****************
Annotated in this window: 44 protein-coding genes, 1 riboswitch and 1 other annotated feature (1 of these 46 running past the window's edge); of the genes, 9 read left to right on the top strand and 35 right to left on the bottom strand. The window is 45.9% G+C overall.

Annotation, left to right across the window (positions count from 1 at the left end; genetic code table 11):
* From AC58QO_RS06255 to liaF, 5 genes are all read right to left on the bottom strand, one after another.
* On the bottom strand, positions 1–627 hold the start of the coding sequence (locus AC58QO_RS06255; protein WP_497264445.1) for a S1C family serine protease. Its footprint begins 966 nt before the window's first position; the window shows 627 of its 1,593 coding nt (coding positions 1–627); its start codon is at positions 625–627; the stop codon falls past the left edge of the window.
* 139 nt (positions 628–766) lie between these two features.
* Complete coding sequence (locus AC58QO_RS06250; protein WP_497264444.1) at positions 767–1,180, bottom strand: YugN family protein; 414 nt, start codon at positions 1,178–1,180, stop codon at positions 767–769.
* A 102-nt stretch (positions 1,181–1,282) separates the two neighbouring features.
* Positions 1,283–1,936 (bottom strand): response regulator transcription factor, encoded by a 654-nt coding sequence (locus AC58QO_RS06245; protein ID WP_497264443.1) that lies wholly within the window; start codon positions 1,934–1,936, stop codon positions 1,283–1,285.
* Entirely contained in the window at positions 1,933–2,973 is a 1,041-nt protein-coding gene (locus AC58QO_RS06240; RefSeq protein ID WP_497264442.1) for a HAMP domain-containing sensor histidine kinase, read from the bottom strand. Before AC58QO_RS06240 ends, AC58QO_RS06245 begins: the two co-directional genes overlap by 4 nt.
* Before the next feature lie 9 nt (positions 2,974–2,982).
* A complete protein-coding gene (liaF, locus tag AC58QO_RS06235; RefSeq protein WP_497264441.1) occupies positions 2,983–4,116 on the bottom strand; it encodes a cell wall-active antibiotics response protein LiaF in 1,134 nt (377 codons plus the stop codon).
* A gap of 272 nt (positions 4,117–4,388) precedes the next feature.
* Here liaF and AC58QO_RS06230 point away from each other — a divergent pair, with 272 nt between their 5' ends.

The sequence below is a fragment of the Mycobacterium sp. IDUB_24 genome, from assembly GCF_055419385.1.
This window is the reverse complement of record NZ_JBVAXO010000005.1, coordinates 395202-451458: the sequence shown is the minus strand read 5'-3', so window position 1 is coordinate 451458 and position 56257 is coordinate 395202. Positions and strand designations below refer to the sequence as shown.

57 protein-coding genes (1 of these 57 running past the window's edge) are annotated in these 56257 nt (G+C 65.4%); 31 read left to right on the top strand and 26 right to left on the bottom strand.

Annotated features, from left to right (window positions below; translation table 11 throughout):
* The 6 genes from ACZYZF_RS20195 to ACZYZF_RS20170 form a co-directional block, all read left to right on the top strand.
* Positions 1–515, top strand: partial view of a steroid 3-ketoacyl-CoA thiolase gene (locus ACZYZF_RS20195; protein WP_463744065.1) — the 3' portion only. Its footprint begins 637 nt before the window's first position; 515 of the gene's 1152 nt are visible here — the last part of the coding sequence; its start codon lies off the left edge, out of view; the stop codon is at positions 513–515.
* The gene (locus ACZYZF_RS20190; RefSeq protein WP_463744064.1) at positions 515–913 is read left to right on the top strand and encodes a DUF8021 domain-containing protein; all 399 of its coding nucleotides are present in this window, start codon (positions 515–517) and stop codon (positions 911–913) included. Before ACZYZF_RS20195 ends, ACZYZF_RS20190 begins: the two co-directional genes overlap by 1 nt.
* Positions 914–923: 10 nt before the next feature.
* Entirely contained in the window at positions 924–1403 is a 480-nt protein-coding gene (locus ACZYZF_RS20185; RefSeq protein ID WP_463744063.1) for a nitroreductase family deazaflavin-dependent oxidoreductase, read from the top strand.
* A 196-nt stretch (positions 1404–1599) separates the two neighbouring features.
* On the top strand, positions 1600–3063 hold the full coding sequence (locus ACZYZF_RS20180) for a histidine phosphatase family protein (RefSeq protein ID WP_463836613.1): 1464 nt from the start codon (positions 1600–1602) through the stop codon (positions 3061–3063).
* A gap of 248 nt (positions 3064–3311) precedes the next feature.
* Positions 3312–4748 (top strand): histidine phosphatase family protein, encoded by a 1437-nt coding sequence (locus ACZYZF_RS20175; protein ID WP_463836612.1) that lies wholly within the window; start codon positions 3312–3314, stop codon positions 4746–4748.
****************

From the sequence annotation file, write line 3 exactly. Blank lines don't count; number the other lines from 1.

* From AC58QO_RS06255 to liaF, 5 genes are all read right to left on the bottom strand, one after another.